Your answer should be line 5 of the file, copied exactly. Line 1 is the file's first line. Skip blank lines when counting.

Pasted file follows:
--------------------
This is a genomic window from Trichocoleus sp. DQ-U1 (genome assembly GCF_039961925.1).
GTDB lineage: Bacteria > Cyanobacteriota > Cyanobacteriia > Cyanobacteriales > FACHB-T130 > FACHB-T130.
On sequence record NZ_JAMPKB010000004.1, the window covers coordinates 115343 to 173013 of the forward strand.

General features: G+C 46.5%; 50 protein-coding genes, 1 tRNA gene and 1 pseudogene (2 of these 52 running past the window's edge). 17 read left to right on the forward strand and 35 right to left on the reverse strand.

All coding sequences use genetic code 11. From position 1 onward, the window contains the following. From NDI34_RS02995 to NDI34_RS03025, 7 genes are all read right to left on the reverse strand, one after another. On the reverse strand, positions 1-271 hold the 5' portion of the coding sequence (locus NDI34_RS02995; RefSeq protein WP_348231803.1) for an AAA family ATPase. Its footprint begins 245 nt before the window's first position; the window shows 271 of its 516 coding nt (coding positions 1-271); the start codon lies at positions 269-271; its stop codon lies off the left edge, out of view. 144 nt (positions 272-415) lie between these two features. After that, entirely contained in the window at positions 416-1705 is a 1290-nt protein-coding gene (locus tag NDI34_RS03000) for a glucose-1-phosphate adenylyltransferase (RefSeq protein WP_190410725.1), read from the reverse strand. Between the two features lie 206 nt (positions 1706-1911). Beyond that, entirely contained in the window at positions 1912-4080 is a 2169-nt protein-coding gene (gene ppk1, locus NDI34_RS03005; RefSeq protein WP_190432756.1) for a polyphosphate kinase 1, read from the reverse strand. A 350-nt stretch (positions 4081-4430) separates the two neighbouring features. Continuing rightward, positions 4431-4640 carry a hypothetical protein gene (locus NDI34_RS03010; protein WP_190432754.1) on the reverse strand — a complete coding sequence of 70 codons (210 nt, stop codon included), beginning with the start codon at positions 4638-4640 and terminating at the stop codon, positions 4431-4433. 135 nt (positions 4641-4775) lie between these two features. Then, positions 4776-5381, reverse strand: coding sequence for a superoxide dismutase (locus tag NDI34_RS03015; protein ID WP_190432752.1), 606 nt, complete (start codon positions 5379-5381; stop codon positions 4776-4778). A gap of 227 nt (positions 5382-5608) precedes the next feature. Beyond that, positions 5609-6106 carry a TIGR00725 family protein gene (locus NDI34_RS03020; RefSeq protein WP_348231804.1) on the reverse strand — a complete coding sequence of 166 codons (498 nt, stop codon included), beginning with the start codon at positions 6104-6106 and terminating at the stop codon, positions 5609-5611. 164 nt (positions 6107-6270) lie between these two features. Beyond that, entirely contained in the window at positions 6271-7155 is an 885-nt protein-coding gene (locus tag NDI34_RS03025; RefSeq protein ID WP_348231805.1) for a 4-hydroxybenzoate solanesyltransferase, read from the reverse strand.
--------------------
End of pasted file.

All coding sequences use genetic code 11. From position 1 onward, the window contains the following. From NDI34_RS02995 to NDI34_RS03025, 7 genes are all read right to left on the reverse strand, one after another. On the reverse strand, positions 1-271 hold the 5' portion of the coding sequence (locus NDI34_RS02995; RefSeq protein WP_348231803.1) for an AAA family ATPase. Its footprint begins 245 nt before the window's first position; the window shows 271 of its 516 coding nt (coding positions 1-271); the start codon lies at positions 269-271; its stop codon lies off the left edge, out of view. 144 nt (positions 272-415) lie between these two features. After that, entirely contained in the window at positions 416-1705 is a 1290-nt protein-coding gene (locus tag NDI34_RS03000) for a glucose-1-phosphate adenylyltransferase (RefSeq protein WP_190410725.1), read from the reverse strand. Between the two features lie 206 nt (positions 1706-1911). Beyond that, entirely contained in the window at positions 1912-4080 is a 2169-nt protein-coding gene (gene ppk1, locus NDI34_RS03005; RefSeq protein WP_190432756.1) for a polyphosphate kinase 1, read from the reverse strand. A 350-nt stretch (positions 4081-4430) separates the two neighbouring features. Continuing rightward, positions 4431-4640 carry a hypothetical protein gene (locus NDI34_RS03010; protein WP_190432754.1) on the reverse strand — a complete coding sequence of 70 codons (210 nt, stop codon included), beginning with the start codon at positions 4638-4640 and terminating at the stop codon, positions 4431-4433. 135 nt (positions 4641-4775) lie between these two features. Then, positions 4776-5381, reverse strand: coding sequence for a superoxide dismutase (locus tag NDI34_RS03015; protein ID WP_190432752.1), 606 nt, complete (start codon positions 5379-5381; stop codon positions 4776-4778). A gap of 227 nt (positions 5382-5608) precedes the next feature. Beyond that, positions 5609-6106 carry a TIGR00725 family protein gene (locus NDI34_RS03020; RefSeq protein WP_348231804.1) on the reverse strand — a complete coding sequence of 166 codons (498 nt, stop codon included), beginning with the start codon at positions 6104-6106 and terminating at the stop codon, positions 5609-5611. 164 nt (positions 6107-6270) lie between these two features. Beyond that, entirely contained in the window at positions 6271-7155 is an 885-nt protein-coding gene (locus tag NDI34_RS03025; RefSeq protein ID WP_348231805.1) for a 4-hydroxybenzoate solanesyltransferase, read from the reverse strand.